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Could the Moon be the cooled remains of a planets core?

  1. Aug 1, 2011 #1
    I was reading an article over the weekend that the Moon has evidence of a "final" volcano on it's "far side." I am working on something that suggests the Moon would be too small to have had volcanoes, and this didn't fit with my assumption. I then reasoned that based on size, and based on the different types of cratering from impacts over time, that it would be a fair assumption to consider that the Moon is the now cooled core and is all that remains of a once thriving larger planet perhaps similar to ours. Could the Moon be the yolk of a once cracked egg type planet such as ours. Could we have had a twin?

    As the molten core took hits over time as it cooled, and finally perhaps one big hit causing a final volcano to erupt before final cooling of the entire mass. Has this possibility been considered? Is it realistic to assume such a scenario.

    Of course this assumption would suggest that a cataclysmic event occurred that caused the tectonic plates and all mass between the core and those plates to be thrown into space, only leaving the now cooled once molten core. What happened to the rest of the planet if this occurred?

    This is my second post on Physics Forums so I hope I am staying within the guidelines.
  2. jcsd
  3. Aug 1, 2011 #2


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  4. Aug 1, 2011 #3
    Thanks ryan_m_b I did post on the "ask a stupid question ..." forum on Saturday I believe it was. I only had one reply in my email but not yours.
    Anyway, I read that hypthothesis you referenced in wikipedia. It does mention that there are some unresolved concerns with that particular hypothesis. If that hypotheses is not accurate, could my assumption be considered valid? To add to that thought, could the Earth have had a twin and if so, how would that twin planet lose all it's mass except for the core. Again I'm suggesting that the Moon is a cooled core of a planet that could well have been similar in size to ours. Is the Moon about the right volume compared to what we assume the Earth's core to be?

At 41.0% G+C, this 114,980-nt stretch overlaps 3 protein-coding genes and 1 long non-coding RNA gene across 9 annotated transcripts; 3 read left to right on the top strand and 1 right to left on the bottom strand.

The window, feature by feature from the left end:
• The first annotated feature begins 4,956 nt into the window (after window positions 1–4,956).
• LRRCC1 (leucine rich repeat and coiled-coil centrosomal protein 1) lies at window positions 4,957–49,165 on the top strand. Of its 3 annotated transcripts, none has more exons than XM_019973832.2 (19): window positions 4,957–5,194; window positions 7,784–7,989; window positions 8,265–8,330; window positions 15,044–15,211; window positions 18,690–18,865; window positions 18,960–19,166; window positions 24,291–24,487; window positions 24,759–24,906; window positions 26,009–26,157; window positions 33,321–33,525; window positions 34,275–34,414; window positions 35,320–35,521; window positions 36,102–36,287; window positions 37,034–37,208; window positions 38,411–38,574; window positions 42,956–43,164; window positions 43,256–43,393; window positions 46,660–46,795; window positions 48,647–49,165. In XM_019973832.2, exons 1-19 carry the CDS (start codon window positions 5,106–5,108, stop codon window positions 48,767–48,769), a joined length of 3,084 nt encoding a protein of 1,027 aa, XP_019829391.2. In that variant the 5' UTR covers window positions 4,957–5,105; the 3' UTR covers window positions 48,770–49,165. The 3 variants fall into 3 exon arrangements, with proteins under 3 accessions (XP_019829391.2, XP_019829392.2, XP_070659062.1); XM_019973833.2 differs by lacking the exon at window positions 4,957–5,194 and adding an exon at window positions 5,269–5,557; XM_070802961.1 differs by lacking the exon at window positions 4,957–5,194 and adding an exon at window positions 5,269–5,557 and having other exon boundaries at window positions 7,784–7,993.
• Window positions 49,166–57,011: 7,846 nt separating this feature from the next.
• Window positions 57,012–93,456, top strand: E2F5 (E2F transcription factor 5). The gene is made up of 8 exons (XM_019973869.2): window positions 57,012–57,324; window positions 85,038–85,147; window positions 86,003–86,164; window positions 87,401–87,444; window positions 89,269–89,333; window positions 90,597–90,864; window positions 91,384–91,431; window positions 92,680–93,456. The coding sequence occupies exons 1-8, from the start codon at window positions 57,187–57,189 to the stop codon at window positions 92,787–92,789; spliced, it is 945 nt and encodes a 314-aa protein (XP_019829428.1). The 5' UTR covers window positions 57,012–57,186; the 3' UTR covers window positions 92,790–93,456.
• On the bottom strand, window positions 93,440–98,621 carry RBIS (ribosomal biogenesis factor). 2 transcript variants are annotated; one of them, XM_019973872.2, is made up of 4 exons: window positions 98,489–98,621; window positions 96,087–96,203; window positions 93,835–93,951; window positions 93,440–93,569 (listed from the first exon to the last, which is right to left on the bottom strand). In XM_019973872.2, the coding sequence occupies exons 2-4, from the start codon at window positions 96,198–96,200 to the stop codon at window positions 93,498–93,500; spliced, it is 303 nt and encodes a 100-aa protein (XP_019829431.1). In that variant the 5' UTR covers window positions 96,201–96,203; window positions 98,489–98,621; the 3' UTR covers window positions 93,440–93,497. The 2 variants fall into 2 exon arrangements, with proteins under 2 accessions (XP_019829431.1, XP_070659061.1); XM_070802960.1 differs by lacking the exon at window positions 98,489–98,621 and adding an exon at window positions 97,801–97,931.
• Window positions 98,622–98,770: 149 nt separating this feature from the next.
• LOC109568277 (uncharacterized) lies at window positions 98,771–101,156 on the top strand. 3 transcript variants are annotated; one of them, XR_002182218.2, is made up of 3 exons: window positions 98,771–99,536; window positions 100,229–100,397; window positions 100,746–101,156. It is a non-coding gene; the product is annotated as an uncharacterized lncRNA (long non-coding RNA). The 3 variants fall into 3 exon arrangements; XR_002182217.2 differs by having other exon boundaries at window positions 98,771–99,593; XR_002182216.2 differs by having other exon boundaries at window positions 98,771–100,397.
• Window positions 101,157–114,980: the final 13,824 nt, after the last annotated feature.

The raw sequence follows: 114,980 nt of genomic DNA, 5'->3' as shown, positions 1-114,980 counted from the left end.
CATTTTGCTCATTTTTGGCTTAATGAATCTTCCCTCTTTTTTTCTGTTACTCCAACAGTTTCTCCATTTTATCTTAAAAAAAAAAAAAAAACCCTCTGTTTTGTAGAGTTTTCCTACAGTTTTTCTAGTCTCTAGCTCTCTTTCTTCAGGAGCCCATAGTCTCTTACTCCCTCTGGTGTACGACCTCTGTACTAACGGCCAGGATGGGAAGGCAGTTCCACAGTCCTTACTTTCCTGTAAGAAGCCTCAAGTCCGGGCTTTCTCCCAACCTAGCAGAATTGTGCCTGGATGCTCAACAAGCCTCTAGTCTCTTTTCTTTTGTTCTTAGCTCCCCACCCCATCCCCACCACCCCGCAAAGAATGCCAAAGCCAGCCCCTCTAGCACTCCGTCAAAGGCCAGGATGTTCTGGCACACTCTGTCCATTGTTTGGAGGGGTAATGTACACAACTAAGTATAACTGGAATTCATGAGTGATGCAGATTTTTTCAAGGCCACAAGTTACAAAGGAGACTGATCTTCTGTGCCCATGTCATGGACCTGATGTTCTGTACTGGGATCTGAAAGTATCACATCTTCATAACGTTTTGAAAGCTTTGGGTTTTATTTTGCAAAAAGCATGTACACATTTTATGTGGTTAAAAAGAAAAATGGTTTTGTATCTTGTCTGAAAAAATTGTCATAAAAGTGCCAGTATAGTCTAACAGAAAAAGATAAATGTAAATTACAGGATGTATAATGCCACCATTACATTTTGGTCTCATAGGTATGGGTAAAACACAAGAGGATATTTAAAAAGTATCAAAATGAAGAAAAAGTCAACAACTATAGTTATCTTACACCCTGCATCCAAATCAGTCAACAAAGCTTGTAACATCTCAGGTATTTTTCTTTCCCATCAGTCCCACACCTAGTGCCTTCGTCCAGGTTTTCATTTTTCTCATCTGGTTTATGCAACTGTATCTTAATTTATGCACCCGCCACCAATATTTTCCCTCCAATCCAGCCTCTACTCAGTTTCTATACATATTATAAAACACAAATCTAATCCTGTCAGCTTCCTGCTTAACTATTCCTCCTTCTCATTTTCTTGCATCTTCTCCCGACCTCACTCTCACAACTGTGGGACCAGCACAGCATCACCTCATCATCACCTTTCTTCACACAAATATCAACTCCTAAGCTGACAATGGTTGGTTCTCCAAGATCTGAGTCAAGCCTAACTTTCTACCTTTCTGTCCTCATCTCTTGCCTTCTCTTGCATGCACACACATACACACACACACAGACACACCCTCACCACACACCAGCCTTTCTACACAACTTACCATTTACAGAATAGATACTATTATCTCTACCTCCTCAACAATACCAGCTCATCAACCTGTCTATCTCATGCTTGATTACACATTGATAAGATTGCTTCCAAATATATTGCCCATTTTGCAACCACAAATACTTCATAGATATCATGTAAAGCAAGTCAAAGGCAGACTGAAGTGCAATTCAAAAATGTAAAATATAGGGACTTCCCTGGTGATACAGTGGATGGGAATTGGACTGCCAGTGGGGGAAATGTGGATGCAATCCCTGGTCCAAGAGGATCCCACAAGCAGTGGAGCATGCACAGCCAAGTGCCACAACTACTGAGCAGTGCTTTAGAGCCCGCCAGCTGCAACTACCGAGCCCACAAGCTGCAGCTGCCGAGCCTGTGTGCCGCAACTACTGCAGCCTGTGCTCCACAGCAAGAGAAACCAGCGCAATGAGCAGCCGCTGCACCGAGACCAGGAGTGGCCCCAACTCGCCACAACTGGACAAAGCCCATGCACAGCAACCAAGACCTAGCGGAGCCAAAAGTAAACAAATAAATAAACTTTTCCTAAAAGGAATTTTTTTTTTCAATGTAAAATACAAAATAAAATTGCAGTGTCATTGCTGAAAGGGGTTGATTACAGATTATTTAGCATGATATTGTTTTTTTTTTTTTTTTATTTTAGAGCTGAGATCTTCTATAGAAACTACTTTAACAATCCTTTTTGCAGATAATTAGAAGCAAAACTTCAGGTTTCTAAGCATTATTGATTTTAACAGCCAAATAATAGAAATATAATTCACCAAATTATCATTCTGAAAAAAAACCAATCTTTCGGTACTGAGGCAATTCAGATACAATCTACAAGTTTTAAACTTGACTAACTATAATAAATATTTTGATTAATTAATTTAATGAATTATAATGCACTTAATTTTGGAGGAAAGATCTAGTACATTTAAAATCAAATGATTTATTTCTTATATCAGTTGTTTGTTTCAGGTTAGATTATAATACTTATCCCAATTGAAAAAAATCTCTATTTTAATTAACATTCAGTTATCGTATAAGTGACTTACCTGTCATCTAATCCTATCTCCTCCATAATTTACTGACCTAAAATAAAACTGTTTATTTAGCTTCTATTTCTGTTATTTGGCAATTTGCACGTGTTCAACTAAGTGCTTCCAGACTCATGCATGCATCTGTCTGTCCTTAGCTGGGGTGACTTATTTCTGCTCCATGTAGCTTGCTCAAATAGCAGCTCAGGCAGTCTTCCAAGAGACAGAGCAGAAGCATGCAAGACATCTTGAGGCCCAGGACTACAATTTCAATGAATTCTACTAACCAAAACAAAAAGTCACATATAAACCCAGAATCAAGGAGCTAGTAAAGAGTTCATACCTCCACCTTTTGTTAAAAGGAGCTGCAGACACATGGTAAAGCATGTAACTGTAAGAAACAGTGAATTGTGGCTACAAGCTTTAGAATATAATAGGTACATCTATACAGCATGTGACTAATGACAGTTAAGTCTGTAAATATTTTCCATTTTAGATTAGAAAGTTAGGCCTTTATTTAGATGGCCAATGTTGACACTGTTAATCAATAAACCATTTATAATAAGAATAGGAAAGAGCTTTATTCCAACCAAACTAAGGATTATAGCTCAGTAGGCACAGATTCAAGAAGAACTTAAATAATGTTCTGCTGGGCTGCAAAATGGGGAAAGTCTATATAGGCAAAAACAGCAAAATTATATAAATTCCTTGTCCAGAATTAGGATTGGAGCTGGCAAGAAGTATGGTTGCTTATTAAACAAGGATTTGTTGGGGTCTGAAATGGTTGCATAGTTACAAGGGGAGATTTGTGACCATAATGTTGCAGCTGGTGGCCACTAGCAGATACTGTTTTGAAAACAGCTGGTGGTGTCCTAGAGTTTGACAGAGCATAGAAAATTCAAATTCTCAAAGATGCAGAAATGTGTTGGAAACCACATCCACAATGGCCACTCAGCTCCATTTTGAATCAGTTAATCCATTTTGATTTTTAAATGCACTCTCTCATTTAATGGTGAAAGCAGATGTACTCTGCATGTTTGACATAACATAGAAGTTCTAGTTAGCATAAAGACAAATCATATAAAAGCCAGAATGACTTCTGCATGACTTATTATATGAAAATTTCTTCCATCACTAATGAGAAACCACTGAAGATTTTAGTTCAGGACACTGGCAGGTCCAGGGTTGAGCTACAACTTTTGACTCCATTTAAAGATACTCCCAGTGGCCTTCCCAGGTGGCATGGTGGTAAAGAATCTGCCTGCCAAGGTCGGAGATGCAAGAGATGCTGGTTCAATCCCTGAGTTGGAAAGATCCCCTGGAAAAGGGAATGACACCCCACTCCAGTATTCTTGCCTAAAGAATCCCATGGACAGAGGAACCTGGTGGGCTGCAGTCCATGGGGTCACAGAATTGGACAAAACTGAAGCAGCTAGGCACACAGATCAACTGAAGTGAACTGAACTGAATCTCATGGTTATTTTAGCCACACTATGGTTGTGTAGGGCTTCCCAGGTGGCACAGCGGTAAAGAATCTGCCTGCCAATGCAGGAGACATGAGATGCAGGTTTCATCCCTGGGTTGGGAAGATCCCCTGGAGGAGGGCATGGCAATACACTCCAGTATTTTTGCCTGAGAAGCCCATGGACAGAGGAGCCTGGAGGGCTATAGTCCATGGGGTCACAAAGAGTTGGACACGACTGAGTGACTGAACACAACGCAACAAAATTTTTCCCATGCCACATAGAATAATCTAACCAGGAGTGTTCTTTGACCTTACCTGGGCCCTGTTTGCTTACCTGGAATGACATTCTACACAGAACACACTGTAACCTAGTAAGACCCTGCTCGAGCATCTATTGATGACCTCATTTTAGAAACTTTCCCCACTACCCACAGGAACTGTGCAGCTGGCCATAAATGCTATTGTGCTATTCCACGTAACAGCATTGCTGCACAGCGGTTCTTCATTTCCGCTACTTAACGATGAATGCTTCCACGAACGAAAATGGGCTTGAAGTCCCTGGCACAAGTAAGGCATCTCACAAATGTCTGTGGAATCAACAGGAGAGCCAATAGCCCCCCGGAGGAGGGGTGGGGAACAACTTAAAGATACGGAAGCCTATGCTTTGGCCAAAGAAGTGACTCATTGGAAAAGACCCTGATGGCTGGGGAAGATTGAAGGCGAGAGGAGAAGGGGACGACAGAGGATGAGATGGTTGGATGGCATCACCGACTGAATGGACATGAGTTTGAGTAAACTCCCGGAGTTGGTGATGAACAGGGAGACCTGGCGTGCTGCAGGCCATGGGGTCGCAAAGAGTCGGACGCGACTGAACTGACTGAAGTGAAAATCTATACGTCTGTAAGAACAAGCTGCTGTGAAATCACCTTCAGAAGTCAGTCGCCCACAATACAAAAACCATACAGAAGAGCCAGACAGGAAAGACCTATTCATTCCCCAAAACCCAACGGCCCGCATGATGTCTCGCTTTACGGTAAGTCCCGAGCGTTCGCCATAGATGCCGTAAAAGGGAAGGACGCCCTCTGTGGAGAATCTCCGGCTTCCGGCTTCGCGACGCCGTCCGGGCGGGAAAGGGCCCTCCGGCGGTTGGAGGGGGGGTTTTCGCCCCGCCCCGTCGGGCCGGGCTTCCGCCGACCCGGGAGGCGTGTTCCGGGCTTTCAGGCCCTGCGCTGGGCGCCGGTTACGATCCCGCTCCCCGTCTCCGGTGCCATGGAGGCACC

5. Aug 1, 2011 #4


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    There is no evidence that the Moon is the core of another planet. Firstly where would the rest of the mass go? Considering you are suggesting a planet of comparable mass to Earth ~6e24kg and the mass of the Moon is ~7.35e22kg where did the other ~99% of the mass of this planet go? If we were a double planet system at some point in the past any event that would have removed 99% of the mass of the other planet would have utterly decimated Earth.

    You assumption is not valid because there is no evidence for your assumption I'm afraid and a lot of evidence to suggest that the Moon formed out of the debris cloud of a large impact.
  6. Aug 1, 2011 #5


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    Further (in support of ryan_m_b):

    A core of a planet it traditionally the most dense portion of that body (being that highly dense materials settle closer to the central point of gravitation).

    The average density of the Earth (as a whole) is: 5.52 g/cm3
    The average density of the Earth's core is: 13 g/cm3

    In contrast, the average density of the moon is: 3.35 g/cm3

    Your theory would have to take into account how the "cooled core" of a planet could be so radically light given its origins. Even Saturn (the least dense planet in the solar system at 0.7 g/cm3) is likely to have a core of iron and nickel.

    Your idea, while possibly interesting, has no supporting evidence, and seems to contradict some routinely observable evidence.
  7. Aug 1, 2011 #6